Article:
• “You’re confusing causation and correlation.”

        Yeah and scientists are confusing causation and correlation when they say global warming is caused by human industrial activity. It’s really just a coincidence that CO2 levels are higher now than they’ve been in over two million years!

        Please spare me the weasel-worded rhetoric.

        Free-market economics caused towering levels of inequality twice: in the periods leading up to the 1929 and 2008 global economic meltdowns.

        The Keynesian mixed-market system moderated levels of inequality and created modern living standards in the post-war era — which were unprecedented in human history.

        I’ll take facts over lame excuses for colossal failures.

        • I think you’re being awfully sweeping in your statements. I still think it’s grossly simplistic to sugggest that taxation levels are somehow the sole cause of income inequality. And where are you talking — nationally? OECD? The entire planet? The issue is far more complex than you suggest. Besides which, you’ve already shifted the goalposts from the original point of disussion by now suggesting that the cause is “free-market economics”, which is an incredibly broad and potentially amorphous term.
          Unless you’re actually willing to talk specifics, your post is so vague and generalistic as to be virtually meaningless, except as a form of rant.

          • You’re the king of meaningless rants… If you’re ignorant of what free market ideology is, that’s not my problem. Try googling it…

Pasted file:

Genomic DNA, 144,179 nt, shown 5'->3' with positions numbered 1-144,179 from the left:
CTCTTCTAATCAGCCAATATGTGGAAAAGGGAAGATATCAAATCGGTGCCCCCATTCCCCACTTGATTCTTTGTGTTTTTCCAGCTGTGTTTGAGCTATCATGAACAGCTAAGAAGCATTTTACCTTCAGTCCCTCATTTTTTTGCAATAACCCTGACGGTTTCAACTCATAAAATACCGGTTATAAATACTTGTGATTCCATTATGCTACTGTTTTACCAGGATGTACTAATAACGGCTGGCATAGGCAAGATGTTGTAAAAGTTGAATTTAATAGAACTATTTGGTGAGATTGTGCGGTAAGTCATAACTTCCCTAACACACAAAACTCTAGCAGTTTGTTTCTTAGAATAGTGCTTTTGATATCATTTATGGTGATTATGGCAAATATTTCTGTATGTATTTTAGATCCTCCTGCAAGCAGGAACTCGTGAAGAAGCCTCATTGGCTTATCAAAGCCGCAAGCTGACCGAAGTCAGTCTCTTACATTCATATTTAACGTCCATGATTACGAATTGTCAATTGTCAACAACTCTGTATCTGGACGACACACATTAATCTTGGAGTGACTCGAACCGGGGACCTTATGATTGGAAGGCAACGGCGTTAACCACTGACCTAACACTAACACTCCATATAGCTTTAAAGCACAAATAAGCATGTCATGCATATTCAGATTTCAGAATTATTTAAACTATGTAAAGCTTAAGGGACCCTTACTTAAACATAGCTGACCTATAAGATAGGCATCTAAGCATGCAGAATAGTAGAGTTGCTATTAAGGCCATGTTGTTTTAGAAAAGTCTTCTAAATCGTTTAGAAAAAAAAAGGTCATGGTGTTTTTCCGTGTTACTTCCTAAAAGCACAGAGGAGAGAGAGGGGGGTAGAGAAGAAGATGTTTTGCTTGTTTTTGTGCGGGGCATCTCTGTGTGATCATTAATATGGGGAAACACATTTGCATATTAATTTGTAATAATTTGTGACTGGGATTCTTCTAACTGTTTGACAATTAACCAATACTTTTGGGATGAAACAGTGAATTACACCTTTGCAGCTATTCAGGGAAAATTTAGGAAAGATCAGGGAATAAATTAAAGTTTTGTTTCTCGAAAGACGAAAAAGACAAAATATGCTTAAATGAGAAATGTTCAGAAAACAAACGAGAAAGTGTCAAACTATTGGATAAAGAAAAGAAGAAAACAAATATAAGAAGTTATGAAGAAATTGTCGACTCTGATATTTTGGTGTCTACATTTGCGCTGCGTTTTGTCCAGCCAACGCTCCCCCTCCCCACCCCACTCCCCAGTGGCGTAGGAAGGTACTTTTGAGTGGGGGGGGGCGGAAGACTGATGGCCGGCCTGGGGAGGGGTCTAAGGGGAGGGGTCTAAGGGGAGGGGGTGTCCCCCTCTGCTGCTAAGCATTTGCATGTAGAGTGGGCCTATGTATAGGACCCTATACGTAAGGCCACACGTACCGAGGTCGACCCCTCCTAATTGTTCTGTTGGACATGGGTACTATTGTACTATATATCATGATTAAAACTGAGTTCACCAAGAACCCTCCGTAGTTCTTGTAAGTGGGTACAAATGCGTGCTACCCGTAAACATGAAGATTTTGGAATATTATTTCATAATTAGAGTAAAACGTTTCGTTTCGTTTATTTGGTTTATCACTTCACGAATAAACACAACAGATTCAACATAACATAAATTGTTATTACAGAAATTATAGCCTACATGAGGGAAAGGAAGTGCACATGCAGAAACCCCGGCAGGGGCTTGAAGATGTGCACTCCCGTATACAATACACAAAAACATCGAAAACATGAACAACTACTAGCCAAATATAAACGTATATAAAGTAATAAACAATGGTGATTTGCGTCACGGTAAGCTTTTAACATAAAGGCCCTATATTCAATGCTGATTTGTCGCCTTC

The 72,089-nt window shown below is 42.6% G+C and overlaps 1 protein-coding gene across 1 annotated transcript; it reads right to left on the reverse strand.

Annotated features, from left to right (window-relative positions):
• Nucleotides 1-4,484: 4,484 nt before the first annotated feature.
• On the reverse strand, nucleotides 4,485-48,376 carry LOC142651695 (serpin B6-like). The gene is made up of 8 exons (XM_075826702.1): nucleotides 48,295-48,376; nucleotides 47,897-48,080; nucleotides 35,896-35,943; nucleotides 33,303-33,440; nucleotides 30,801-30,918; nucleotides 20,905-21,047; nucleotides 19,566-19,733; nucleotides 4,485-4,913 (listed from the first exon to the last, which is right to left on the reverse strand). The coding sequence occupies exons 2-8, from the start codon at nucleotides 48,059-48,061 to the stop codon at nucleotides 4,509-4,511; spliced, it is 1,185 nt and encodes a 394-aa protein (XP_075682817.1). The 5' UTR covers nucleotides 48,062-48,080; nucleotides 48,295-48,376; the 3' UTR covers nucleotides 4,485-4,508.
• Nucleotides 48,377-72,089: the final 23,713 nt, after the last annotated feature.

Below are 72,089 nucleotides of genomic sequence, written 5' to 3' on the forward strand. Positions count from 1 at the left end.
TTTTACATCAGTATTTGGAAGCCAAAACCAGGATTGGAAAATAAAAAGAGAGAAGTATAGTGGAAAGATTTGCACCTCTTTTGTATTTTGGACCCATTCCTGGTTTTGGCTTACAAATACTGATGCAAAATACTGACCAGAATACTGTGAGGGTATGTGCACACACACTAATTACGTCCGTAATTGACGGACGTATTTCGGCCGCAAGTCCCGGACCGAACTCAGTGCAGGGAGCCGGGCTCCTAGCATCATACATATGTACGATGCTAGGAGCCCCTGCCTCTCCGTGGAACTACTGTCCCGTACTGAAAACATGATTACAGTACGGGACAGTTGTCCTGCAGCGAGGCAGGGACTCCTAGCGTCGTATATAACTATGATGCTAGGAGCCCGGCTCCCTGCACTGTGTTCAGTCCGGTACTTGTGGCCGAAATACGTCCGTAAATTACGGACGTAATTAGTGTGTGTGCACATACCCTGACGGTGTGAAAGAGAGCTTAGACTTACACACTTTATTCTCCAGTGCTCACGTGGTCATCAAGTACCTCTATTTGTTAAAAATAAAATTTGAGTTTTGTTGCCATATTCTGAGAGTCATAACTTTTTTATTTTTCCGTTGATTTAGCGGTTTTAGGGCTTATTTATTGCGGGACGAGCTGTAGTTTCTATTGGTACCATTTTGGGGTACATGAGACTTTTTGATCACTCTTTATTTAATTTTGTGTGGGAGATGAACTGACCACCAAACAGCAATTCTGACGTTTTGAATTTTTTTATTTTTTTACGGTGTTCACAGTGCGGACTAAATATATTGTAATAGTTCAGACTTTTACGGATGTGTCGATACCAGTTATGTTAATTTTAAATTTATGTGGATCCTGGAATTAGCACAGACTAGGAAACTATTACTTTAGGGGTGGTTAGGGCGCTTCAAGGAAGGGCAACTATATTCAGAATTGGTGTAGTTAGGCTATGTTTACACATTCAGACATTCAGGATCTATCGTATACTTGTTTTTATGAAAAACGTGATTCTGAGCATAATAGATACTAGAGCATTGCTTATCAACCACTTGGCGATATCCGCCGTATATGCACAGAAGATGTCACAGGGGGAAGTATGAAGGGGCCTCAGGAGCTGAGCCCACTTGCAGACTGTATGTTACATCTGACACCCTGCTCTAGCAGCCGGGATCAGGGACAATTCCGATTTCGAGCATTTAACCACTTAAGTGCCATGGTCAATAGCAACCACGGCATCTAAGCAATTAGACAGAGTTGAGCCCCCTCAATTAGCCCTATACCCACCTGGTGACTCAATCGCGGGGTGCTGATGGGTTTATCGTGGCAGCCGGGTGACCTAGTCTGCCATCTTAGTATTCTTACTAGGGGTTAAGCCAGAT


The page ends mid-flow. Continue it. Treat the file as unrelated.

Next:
• If you read the economic and related literature on the topic of income inequality and the plight of the North American middle class — and I mean the halfway responsible stuff, not the crap — one of the biggest factors that is cited is the changes in our labour market, which have little or nothing to do with taxation levels or “free market ideology”. A lot of it is linked to technological change affecting the labour market, basically the march of time. The research shows that the biggest roadkill victims in today’s economy are males with no high school or post-secondary education. 50 years ago, there were lots of jobs for people like that shovelling slag in steel mills, attaching rivets to machines in factories and so on. A lot of those jobs were unionized, and so a male with no high school or post-sec education could actually enjoy a reasonably prosperous middle class existence. Today, many or most of those jobs in North America are gone or seriously threatened. There is virtually nothing in the way of changes to our tax system that can reverse that. Some people on the left think that we can somehow “fix” this by protectionism, but that’s not a solution IMO. If you’ve got a specific solution to this problem — other than some vague, sweeping statement about the evils of “free markets” — I’d be interested in hearing about it. To me, the one thing that the evidence shows is that you need to acquire skills to thrive in today’s labour market. And to me, this is a product of technological and historical change, and not a result of the evil designs of right-wing puppetmasters.